Figure 1: Example of a Fingerprint, the Ridges are Black and Valleys are White in this Figure

MINUTIAE – BASED APPROACH It is basically used for good quality Images, it is widely used for commercial applications as it has less computation time and has high performance. It tries to align the minutiae of the primary image with suitable minutiae of www.tjprc.org

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Shubham Singhal & Sukhwinder Singh

the secondary image and then find the resemblance between them. The aligning of the fingerprint should be in order so that maximum minutiae can match which is very important The main drawback with minutiae based approach is that it can only be used for the good quality images because from the bad quality images it is not able extract write minutiae , the collected minutiae are false which can result to false fingerprint matching

Figure 2: Minutiae of Two Finger Prints are Matched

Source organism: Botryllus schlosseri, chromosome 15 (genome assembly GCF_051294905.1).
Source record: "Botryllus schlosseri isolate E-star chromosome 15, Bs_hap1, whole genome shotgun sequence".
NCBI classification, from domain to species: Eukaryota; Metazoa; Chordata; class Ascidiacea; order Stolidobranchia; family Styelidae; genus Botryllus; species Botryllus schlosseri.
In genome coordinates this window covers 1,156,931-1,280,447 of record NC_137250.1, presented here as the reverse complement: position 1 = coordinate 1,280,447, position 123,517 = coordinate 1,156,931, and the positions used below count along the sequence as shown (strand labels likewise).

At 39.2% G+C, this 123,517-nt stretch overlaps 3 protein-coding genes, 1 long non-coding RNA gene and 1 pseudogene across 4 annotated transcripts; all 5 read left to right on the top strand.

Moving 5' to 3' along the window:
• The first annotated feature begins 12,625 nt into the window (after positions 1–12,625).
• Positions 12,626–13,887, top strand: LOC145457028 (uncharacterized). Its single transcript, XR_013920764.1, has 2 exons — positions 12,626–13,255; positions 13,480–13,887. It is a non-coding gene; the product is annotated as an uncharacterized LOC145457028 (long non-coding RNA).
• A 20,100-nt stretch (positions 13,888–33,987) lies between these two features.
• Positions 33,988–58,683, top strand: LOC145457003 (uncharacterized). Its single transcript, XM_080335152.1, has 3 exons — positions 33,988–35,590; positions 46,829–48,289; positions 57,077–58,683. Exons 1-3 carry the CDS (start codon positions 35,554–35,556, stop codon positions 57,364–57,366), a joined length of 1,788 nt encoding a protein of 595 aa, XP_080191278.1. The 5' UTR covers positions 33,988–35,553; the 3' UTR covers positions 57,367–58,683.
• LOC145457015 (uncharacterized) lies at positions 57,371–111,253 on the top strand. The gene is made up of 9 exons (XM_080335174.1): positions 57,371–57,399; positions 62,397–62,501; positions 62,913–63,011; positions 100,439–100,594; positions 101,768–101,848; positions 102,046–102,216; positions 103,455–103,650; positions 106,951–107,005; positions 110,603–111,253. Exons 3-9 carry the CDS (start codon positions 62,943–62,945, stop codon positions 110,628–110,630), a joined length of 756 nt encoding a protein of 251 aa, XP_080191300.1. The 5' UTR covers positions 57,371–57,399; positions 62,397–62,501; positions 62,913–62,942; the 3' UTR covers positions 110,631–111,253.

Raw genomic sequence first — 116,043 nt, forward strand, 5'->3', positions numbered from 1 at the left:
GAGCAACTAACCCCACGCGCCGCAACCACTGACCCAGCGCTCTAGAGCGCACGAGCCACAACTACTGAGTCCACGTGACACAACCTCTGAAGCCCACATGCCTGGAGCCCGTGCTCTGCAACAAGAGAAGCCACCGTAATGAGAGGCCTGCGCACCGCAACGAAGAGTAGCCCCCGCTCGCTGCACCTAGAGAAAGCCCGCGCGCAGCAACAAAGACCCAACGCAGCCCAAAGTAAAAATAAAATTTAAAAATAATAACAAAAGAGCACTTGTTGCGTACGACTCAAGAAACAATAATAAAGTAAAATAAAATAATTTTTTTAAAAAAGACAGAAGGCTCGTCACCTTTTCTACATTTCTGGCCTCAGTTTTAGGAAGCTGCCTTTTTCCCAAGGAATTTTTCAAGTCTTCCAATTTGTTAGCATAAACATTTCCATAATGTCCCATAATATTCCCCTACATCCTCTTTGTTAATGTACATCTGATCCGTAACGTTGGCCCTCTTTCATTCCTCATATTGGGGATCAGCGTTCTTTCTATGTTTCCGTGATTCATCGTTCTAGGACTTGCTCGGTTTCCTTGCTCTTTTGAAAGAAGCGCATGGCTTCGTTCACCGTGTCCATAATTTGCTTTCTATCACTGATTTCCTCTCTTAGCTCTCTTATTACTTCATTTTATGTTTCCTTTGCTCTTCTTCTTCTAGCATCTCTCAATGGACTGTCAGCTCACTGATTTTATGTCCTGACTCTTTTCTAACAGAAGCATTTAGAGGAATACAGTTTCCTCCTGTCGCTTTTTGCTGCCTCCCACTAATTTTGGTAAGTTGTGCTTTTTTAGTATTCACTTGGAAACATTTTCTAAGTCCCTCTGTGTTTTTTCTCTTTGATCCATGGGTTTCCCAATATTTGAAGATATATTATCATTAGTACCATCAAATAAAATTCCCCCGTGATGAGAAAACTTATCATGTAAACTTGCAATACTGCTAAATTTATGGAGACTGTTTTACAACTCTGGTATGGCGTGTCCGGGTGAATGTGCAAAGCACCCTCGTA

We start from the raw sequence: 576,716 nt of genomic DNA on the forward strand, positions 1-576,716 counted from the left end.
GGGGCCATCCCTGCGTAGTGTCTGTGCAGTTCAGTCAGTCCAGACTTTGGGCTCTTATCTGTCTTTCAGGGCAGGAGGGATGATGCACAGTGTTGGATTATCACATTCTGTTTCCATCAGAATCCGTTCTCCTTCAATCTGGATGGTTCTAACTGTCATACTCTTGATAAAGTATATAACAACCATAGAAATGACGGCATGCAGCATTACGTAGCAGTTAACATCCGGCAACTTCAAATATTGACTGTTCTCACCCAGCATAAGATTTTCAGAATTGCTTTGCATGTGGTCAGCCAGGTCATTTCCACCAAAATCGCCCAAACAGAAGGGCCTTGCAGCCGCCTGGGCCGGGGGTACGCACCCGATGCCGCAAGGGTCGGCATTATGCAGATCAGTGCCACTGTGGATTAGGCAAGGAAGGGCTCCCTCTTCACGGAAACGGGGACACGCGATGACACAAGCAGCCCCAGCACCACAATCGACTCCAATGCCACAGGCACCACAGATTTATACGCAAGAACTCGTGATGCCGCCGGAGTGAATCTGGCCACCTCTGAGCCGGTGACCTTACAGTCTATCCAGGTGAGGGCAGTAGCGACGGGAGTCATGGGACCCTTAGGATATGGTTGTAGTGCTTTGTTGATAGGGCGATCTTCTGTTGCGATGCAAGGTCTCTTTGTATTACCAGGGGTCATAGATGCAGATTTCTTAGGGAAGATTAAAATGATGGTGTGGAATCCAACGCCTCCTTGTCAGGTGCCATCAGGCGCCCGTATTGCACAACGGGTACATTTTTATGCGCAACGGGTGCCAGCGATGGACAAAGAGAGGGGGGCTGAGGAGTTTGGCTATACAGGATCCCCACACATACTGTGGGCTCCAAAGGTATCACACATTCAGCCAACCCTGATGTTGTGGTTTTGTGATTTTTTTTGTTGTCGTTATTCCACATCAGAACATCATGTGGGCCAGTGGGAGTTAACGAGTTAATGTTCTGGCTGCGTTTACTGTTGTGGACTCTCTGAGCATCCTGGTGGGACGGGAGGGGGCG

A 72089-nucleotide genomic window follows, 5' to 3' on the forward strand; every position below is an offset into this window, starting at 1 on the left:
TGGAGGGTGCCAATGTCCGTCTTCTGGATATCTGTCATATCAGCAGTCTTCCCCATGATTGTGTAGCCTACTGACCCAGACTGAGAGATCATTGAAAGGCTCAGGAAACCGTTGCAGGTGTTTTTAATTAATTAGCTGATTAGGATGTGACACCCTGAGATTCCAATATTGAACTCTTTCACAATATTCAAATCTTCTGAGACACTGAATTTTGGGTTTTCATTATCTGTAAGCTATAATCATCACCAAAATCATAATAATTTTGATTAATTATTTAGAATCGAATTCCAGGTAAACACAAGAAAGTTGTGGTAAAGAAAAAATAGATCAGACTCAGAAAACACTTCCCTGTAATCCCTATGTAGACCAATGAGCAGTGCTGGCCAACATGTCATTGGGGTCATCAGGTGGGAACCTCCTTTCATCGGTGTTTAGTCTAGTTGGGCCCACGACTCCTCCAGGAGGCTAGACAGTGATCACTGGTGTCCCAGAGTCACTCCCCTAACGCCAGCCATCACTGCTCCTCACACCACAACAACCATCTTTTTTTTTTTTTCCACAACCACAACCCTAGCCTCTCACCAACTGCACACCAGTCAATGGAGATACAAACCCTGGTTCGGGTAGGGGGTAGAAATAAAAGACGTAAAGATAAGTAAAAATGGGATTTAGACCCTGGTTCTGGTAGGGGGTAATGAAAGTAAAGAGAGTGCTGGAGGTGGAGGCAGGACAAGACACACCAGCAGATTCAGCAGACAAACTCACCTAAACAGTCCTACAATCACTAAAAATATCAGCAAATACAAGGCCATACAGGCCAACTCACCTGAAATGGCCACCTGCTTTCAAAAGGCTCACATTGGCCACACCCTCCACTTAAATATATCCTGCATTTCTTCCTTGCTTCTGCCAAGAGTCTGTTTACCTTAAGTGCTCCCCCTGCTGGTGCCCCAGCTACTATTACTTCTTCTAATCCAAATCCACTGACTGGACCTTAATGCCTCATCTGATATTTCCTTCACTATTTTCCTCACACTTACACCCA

CORRELATION BASED FINGERPRINT MATCHING In the correlation based finger printing technique richer gray-scale information of the fingerprints as compared to the traditional minutiae-based systems. This method locates the appropriate templates in the initial fingerprint and then locate the templates in the secondary fingerprint by using template matching technique and compares the template positions of both fingerprints. This method can also be used for dealing with bad quality from which no minutiae can be extracted. For matching two fingerprints by using correlation matching technique , the fingerprints has to be aligned so as the correlation for each corresponding pixel comes true, but the rotation and displacement factors are unknown, it is necessary to apply the correlation to all possible alignments. The main drawback of the correlation based fingerprint matching is its computational complexity and less tolerance to non linear distortion and contrast variation So as to overcome this problem the average matching rate can be used as a new correlation value, There are different patterns of ridge and valleys present in different fingerprints. As the ridge and valleys repeat themselves after a fixed width they form a unique cyclic structure. So by looking at the ridges and also the cyclic pattern the fingerprint can easily be verified.